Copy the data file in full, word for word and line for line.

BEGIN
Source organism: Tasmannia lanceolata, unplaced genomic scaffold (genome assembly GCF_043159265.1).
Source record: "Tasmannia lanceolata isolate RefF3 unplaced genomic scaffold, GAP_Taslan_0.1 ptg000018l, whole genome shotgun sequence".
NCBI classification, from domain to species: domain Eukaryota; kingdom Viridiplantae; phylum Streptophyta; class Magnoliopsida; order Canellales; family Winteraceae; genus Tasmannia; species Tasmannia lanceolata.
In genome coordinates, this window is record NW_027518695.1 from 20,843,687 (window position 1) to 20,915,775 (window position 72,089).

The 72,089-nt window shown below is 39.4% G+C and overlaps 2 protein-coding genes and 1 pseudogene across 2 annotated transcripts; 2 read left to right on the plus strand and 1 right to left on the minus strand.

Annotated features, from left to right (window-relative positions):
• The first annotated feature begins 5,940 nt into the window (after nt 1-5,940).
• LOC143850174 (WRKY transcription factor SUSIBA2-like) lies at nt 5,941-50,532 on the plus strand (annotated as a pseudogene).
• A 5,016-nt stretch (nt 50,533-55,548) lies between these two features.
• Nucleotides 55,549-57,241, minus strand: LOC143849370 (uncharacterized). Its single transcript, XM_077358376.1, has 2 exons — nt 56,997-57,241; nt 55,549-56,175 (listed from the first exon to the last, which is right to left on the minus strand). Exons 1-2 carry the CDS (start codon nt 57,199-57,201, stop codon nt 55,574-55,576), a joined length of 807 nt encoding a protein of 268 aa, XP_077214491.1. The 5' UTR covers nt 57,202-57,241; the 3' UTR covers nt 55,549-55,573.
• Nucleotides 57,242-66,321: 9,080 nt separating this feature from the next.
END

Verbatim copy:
Source organism: Tasmannia lanceolata, unplaced genomic scaffold (genome assembly GCF_043159265.1).
Source record: "Tasmannia lanceolata isolate RefF3 unplaced genomic scaffold, GAP_Taslan_0.1 ptg000018l, whole genome shotgun sequence".
NCBI classification, from domain to species: domain Eukaryota; kingdom Viridiplantae; phylum Streptophyta; class Magnoliopsida; order Canellales; family Winteraceae; genus Tasmannia; species Tasmannia lanceolata.
In genome coordinates, this window is record NW_027518695.1 from 20,843,687 (window position 1) to 20,915,775 (window position 72,089).

The 72,089-nt window shown below is 39.4% G+C and overlaps 2 protein-coding genes and 1 pseudogene across 2 annotated transcripts; 2 read left to right on the plus strand and 1 right to left on the minus strand.

Annotated features, from left to right (window-relative positions):
• The first annotated feature begins 5,940 nt into the window (after nt 1-5,940).
• LOC143850174 (WRKY transcription factor SUSIBA2-like) lies at nt 5,941-50,532 on the plus strand (annotated as a pseudogene).
• A 5,016-nt stretch (nt 50,533-55,548) lies between these two features.
• Nucleotides 55,549-57,241, minus strand: LOC143849370 (uncharacterized). Its single transcript, XM_077358376.1, has 2 exons — nt 56,997-57,241; nt 55,549-56,175 (listed from the first exon to the last, which is right to left on the minus strand). Exons 1-2 carry the CDS (start codon nt 57,199-57,201, stop codon nt 55,574-55,576), a joined length of 807 nt encoding a protein of 268 aa, XP_077214491.1. The 5' UTR covers nt 57,202-57,241; the 3' UTR covers nt 55,549-55,573.
• Nucleotides 57,242-66,321: 9,080 nt separating this feature from the next.